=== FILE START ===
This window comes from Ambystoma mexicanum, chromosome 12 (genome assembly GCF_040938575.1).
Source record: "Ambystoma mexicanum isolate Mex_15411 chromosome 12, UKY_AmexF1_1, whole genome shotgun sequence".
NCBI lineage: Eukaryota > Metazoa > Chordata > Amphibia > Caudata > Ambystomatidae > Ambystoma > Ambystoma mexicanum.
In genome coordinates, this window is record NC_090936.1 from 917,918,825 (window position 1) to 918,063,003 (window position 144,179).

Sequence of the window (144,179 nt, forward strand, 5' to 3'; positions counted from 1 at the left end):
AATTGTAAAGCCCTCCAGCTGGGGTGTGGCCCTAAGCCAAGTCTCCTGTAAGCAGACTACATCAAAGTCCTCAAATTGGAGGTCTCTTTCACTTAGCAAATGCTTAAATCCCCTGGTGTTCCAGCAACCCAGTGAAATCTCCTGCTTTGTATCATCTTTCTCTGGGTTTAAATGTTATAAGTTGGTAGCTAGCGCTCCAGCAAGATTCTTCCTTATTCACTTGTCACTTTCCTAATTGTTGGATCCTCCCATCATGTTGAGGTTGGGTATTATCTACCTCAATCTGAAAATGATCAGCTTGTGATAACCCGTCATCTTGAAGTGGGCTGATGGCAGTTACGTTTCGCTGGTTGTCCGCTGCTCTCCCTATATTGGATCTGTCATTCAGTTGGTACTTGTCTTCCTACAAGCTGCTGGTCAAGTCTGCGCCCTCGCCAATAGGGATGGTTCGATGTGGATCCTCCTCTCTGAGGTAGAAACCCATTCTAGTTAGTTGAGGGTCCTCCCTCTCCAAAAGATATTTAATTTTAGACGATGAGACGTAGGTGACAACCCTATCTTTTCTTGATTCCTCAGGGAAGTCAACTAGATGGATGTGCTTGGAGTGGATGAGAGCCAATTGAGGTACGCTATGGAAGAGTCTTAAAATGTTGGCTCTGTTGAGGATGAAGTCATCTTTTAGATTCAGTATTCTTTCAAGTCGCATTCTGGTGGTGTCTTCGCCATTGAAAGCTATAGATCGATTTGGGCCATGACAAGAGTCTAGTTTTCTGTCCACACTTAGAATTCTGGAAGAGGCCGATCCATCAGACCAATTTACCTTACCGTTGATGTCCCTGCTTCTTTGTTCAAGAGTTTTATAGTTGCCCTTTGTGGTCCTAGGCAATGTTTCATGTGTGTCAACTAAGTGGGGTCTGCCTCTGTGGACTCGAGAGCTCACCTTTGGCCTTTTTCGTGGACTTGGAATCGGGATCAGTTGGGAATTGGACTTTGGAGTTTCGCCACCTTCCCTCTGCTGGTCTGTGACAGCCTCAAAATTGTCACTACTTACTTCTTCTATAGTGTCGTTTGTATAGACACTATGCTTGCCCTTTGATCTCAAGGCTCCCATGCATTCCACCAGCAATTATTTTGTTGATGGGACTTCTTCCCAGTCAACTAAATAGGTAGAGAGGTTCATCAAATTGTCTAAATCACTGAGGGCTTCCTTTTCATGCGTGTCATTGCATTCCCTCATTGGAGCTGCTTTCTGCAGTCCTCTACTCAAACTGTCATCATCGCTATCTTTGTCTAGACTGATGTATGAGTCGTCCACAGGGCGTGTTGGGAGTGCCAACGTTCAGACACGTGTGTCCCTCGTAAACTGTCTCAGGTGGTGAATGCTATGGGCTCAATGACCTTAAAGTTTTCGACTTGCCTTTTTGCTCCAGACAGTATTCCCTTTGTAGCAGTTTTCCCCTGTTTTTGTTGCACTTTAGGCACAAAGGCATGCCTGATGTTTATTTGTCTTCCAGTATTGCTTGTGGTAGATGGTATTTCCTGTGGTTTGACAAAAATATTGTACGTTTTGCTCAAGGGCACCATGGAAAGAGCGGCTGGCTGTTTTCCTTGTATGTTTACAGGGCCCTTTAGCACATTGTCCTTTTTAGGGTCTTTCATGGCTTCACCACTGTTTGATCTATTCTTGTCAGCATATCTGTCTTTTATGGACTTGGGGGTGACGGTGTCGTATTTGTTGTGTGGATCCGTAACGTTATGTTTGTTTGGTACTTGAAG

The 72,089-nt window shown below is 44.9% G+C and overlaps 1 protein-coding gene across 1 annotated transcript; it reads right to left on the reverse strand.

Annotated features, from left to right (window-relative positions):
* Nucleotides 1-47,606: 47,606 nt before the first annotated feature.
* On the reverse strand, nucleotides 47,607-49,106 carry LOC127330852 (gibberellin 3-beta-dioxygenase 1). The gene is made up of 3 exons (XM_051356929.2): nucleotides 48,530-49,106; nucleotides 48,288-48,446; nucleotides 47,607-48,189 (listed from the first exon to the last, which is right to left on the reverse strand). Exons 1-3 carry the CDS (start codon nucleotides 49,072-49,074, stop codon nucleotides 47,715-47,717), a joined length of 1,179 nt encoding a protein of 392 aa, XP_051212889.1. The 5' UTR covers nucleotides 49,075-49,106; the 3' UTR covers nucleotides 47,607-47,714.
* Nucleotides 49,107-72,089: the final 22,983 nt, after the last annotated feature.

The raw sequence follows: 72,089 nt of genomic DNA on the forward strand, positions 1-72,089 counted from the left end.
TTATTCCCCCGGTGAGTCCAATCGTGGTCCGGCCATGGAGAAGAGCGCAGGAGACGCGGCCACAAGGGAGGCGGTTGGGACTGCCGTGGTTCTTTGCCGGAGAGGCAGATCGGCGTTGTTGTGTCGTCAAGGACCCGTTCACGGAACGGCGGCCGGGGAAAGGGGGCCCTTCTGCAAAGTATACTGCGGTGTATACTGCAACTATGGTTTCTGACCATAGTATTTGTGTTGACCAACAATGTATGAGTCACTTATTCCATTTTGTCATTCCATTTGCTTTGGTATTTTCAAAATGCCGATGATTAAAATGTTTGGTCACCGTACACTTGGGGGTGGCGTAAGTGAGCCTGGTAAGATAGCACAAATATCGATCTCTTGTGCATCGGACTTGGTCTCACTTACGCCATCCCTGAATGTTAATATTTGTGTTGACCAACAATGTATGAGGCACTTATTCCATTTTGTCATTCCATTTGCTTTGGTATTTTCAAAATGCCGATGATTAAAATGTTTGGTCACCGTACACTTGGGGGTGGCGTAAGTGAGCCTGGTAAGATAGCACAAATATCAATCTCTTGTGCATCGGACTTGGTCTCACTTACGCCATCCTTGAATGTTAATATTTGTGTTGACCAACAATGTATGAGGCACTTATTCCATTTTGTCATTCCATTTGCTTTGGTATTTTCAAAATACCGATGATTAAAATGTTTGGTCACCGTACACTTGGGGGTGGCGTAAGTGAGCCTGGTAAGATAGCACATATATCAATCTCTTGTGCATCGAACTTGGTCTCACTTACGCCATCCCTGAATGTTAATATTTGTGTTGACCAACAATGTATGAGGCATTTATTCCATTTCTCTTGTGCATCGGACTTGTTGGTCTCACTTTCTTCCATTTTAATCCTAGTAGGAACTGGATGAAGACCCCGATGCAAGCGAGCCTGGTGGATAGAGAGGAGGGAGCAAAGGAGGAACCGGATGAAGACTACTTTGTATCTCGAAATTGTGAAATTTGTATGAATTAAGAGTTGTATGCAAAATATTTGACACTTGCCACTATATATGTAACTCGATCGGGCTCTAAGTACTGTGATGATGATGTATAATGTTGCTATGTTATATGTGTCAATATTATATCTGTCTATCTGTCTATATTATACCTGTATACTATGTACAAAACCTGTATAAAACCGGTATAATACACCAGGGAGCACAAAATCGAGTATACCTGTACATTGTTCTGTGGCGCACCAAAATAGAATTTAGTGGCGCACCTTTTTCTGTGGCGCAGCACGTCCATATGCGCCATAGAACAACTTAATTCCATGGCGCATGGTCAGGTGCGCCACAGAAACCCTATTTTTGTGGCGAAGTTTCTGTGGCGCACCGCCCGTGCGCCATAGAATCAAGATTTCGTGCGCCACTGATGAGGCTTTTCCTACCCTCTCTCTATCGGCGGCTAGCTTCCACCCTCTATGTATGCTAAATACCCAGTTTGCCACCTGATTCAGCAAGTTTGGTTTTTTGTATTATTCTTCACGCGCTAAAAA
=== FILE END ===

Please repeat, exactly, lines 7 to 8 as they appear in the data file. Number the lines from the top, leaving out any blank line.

The 72,089-nt window shown below is 44.9% G+C and overlaps 1 protein-coding gene across 1 annotated transcript; it reads right to left on the reverse strand.

Annotated features, from left to right (window-relative positions):